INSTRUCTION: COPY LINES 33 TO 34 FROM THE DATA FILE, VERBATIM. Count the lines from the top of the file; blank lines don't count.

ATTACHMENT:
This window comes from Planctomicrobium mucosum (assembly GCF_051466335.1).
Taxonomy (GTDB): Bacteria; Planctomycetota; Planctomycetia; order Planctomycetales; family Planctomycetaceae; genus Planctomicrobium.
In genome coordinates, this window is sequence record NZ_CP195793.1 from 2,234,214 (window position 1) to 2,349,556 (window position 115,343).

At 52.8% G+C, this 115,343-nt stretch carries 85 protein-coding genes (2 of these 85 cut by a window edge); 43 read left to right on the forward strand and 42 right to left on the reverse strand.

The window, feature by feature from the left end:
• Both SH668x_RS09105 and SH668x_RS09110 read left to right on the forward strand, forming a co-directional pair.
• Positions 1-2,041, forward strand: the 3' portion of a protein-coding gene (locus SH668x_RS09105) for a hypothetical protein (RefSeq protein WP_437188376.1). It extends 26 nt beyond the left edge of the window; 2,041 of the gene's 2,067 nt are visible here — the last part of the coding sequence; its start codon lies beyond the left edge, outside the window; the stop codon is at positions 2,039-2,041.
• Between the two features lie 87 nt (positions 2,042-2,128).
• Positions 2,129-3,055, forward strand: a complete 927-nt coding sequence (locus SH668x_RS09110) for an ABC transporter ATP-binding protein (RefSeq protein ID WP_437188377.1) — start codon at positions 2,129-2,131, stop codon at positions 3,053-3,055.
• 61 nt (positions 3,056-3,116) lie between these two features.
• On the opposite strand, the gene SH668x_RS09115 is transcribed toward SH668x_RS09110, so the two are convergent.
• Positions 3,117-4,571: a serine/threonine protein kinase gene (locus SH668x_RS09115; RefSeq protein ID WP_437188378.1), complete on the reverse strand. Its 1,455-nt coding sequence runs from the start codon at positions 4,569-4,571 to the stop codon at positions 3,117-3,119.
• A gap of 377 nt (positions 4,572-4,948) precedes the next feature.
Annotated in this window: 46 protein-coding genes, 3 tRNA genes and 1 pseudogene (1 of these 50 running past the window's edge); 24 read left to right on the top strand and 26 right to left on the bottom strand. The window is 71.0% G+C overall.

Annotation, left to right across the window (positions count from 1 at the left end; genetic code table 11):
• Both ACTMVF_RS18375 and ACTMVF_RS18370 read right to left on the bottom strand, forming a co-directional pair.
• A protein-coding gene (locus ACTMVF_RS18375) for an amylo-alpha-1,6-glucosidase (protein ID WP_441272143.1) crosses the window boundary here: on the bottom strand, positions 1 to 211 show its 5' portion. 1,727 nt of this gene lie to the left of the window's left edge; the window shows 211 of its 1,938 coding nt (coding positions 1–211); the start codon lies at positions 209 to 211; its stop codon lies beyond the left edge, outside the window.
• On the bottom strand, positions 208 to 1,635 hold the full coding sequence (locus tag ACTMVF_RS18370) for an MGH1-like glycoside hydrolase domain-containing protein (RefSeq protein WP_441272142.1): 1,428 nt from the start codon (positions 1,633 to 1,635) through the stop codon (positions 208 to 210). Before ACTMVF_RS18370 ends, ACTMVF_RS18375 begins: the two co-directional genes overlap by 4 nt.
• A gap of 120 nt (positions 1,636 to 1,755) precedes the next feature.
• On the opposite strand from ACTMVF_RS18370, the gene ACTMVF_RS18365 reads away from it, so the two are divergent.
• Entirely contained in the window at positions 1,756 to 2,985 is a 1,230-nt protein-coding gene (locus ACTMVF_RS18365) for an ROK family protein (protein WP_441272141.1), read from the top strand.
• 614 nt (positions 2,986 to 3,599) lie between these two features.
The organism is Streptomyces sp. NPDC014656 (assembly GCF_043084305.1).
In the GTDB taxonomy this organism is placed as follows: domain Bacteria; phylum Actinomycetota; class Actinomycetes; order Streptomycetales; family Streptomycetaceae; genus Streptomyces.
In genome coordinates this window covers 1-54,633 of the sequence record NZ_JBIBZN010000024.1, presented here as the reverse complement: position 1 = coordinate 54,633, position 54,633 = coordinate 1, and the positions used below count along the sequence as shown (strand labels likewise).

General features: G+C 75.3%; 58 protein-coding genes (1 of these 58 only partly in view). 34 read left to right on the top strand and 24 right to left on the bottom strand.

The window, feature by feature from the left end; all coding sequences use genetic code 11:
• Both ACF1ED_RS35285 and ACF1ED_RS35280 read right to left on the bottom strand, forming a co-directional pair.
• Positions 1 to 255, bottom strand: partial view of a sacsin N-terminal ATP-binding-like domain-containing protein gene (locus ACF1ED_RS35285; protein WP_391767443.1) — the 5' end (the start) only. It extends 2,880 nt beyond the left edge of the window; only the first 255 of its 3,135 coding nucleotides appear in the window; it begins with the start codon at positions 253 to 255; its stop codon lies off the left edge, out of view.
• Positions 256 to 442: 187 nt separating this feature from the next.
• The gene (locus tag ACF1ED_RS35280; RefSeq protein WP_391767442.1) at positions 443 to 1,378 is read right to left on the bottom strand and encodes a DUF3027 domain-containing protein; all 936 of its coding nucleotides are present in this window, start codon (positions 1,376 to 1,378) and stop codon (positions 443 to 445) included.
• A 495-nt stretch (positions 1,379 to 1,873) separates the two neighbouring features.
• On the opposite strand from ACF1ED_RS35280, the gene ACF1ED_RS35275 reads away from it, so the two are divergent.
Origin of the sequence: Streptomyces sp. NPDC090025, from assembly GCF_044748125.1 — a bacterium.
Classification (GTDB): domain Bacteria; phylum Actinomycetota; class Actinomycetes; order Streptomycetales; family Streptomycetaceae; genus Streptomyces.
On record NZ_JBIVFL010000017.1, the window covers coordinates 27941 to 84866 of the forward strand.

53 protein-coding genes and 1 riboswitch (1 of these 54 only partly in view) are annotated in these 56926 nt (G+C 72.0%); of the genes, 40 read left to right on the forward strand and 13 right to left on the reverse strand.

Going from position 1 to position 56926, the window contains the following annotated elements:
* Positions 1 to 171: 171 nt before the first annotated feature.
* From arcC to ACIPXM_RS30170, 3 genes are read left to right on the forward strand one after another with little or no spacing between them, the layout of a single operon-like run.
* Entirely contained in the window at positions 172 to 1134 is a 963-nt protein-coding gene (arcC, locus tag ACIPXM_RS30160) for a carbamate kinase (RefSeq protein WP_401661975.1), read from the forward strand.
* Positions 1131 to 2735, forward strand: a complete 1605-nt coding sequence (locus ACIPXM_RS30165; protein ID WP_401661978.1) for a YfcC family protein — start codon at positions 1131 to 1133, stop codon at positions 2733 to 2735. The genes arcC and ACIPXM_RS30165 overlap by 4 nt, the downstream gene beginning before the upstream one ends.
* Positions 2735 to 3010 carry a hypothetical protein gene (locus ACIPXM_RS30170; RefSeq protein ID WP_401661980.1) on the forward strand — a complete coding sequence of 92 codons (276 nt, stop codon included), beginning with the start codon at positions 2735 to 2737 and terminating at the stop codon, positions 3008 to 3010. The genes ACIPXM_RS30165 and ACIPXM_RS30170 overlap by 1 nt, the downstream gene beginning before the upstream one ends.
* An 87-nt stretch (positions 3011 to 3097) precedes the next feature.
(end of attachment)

• On the opposite strand from ACF1ED_RS35280, the gene ACF1ED_RS35275 reads away from it, so the two are divergent.
Origin of the sequence: Streptomyces sp. NPDC090025, from assembly GCF_044748125.1 — a bacterium.